Drug Discov Ther. 2023;17(6):440-444. (DOI: 10.5582/ddt.2023.01215)
Development of amyloid beta-directed antibodies against Alzheimer's disease: Twists and turns
Lu DR, Dou FZ, Gao JJ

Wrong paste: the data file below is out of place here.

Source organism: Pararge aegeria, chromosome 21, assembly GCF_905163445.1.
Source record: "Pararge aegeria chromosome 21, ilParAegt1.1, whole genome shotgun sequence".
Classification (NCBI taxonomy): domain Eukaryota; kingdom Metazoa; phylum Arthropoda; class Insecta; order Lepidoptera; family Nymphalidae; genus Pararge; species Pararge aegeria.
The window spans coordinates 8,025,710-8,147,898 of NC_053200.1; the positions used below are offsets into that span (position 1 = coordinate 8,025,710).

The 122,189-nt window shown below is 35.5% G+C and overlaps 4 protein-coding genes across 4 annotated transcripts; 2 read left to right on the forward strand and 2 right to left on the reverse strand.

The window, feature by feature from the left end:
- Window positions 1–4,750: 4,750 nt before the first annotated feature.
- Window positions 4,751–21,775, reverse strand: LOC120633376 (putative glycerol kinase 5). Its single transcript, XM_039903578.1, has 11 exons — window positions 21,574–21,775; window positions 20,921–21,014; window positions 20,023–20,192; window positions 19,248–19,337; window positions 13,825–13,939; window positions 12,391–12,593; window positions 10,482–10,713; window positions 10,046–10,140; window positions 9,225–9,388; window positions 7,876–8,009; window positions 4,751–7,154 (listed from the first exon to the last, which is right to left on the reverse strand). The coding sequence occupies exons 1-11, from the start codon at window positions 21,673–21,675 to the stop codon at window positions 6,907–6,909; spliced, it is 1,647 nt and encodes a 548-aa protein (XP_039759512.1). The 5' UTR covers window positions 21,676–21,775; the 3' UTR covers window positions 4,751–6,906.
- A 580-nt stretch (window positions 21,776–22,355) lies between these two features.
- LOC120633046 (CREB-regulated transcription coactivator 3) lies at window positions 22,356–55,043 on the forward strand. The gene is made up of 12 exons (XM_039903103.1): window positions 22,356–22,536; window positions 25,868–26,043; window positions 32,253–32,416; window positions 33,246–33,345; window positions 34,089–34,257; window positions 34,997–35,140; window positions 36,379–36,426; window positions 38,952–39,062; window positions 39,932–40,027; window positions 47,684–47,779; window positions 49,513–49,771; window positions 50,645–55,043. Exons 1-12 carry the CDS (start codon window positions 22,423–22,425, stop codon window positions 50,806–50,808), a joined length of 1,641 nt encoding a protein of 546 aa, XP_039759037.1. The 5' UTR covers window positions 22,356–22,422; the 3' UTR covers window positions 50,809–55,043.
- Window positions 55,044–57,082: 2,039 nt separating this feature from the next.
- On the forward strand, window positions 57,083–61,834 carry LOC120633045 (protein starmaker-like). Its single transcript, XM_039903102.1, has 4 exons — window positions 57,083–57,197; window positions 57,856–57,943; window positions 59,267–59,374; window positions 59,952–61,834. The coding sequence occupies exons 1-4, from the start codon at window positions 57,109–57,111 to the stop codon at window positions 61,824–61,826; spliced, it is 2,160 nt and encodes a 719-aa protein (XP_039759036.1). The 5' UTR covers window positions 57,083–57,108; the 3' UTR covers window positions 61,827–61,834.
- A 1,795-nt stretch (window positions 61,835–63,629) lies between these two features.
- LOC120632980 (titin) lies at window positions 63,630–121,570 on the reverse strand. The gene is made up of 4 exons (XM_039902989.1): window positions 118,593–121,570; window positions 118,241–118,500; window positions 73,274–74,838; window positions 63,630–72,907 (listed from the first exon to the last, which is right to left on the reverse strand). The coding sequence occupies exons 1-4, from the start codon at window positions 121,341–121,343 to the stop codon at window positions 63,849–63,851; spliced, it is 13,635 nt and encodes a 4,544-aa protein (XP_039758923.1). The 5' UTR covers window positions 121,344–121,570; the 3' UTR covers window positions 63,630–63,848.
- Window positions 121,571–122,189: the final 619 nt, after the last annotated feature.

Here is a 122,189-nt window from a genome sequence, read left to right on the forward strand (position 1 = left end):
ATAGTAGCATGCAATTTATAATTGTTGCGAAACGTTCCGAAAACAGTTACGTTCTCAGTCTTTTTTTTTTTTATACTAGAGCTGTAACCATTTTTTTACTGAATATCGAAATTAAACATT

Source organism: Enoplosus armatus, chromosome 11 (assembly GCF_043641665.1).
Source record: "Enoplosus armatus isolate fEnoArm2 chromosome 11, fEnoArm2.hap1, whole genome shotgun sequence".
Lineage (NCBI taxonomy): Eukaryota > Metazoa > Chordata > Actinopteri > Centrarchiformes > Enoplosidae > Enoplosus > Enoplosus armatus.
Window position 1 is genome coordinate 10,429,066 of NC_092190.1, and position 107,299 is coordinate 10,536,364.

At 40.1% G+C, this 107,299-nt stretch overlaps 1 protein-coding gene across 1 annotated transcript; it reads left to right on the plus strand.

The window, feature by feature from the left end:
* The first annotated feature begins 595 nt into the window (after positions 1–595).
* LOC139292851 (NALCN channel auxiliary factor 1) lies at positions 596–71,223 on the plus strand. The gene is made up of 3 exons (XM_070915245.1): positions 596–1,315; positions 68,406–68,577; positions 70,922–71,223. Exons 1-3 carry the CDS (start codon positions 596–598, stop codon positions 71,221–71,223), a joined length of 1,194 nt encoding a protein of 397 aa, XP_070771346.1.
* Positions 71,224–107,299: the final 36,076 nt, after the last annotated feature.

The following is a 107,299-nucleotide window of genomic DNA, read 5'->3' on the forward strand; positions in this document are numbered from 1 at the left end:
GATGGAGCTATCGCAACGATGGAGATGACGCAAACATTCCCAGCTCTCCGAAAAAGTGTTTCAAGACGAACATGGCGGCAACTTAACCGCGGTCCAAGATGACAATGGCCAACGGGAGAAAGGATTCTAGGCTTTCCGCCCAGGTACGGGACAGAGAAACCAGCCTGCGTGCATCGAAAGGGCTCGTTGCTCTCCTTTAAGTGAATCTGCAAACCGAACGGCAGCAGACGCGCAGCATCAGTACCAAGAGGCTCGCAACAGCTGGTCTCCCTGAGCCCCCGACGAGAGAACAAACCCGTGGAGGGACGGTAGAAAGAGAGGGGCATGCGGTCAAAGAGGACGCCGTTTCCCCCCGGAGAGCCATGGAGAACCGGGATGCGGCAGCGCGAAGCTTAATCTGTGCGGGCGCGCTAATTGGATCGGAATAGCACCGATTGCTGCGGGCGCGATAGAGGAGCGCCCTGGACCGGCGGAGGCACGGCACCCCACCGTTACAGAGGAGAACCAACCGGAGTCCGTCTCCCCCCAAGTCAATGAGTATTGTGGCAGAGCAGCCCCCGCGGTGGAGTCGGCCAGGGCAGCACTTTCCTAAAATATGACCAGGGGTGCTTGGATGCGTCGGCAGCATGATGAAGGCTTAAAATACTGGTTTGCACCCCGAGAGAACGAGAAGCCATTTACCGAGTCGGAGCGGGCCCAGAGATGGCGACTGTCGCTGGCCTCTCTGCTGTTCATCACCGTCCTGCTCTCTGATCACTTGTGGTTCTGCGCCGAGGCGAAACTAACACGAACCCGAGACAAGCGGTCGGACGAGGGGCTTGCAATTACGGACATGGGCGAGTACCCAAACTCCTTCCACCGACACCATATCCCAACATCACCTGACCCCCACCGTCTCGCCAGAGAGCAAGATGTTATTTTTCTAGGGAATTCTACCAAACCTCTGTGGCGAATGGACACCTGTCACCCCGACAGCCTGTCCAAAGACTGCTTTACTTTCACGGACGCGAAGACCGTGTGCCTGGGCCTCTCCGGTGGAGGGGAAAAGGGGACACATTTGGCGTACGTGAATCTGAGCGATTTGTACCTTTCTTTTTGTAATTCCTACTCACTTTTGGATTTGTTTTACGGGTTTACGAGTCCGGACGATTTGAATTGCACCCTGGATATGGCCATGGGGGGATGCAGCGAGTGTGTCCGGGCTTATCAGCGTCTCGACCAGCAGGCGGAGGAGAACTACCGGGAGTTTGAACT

Alzheimer's disease (AD) is a severe and progressive neurodegenerative disease, and the treatment options that are currently available are limited. The amyloid cascade hypothesis has had a significant influence in explaining the pathology underlying AD. Inhibiting the production and aggregation of amyloid-beta (Aβ) and promoting its clearance have been important strategies in the development of anti-AD drugs over the past two decades. Specifically, Aβ directed antibodies have been highly anticipated, but drug development has been fraught with obstacles and challenges. Antibodies targeting the C-terminal or central region of Aβ, such as ponezumab, solanezumab, and crenezumab, primarily bind to Aβ monomers, yet no significant clearance of brain plaques or slowing of disease progression has been observed in clinical trials. Antibodies targeting the N-terminal region of Aβ, including aducanumab, lecanemab, and donanemab, primarily bind to aggregated forms of Aβ, and have shown efficacy in clearing brain plaques and slowing early-stage AD progression in clinical trials. However, clinical trials of gantenerumab, which targets conformational epitopes in the N-terminal and central sequences of Aβ and which selectively binds to aggregated forms, have failed, raising some new questions about the Aβ hypothesis. Advances in research on the pathological mechanisms of AD and advances in early diagnostic techniques may shift the time window for drug intervention and offer a potential pathway for developing effective drugs to delay the onset and progression of AD in the future.